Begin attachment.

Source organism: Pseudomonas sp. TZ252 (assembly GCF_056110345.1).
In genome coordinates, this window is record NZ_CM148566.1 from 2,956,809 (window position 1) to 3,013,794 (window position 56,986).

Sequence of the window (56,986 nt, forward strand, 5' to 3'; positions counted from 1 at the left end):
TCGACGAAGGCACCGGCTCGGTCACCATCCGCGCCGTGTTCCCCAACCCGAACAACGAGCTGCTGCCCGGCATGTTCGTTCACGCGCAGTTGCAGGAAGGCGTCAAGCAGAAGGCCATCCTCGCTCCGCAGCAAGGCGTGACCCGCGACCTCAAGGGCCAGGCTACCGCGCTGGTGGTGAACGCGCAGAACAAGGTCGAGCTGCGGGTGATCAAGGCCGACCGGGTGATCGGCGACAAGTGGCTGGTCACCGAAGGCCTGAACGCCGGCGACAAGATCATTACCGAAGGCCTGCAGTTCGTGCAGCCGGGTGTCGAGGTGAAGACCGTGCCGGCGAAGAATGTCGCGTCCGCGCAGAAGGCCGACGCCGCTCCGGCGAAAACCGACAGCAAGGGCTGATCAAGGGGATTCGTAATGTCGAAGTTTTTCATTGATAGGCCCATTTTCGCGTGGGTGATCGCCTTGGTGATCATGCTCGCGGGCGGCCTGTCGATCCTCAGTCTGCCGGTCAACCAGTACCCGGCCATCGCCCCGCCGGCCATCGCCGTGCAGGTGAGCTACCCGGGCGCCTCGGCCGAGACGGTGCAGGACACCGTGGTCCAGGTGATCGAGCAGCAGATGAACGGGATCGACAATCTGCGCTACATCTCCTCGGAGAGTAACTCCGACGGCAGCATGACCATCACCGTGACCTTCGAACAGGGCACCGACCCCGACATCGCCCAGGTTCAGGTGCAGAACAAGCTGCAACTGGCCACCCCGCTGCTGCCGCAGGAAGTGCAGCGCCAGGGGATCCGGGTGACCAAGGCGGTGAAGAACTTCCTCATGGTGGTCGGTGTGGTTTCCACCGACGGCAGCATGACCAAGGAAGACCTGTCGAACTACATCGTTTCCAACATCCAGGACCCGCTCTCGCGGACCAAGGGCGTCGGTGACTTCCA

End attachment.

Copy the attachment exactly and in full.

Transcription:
Source organism: Pseudomonas sp. TZ252 (assembly GCF_056110345.1).
In genome coordinates, this window is record NZ_CM148566.1 from 2,956,809 (window position 1) to 3,013,794 (window position 56,986).

Sequence of the window (56,986 nt, forward strand, 5' to 3'; positions counted from 1 at the left end):
TCGACGAAGGCACCGGCTCGGTCACCATCCGCGCCGTGTTCCCCAACCCGAACAACGAGCTGCTGCCCGGCATGTTCGTTCACGCGCAGTTGCAGGAAGGCGTCAAGCAGAAGGCCATCCTCGCTCCGCAGCAAGGCGTGACCCGCGACCTCAAGGGCCAGGCTACCGCGCTGGTGGTGAACGCGCAGAACAAGGTCGAGCTGCGGGTGATCAAGGCCGACCGGGTGATCGGCGACAAGTGGCTGGTCACCGAAGGCCTGAACGCCGGCGACAAGATCATTACCGAAGGCCTGCAGTTCGTGCAGCCGGGTGTCGAGGTGAAGACCGTGCCGGCGAAGAATGTCGCGTCCGCGCAGAAGGCCGACGCCGCTCCGGCGAAAACCGACAGCAAGGGCTGATCAAGGGGATTCGTAATGTCGAAGTTTTTCATTGATAGGCCCATTTTCGCGTGGGTGATCGCCTTGGTGATCATGCTCGCGGGCGGCCTGTCGATCCTCAGTCTGCCGGTCAACCAGTACCCGGCCATCGCCCCGCCGGCCATCGCCGTGCAGGTGAGCTACCCGGGCGCCTCGGCCGAGACGGTGCAGGACACCGTGGTCCAGGTGATCGAGCAGCAGATGAACGGGATCGACAATCTGCGCTACATCTCCTCGGAGAGTAACTCCGACGGCAGCATGACCATCACCGTGACCTTCGAACAGGGCACCGACCCCGACATCGCCCAGGTTCAGGTGCAGAACAAGCTGCAACTGGCCACCCCGCTGCTGCCGCAGGAAGTGCAGCGCCAGGGGATCCGGGTGACCAAGGCGGTGAAGAACTTCCTCATGGTGGTCGGTGTGGTTTCCACCGACGGCAGCATGACCAAGGAAGACCTGTCGAACTACATCGTTTCCAACATCCAGGACCCGCTCTCGCGGACCAAGGGCGTCGGTGACTTCCA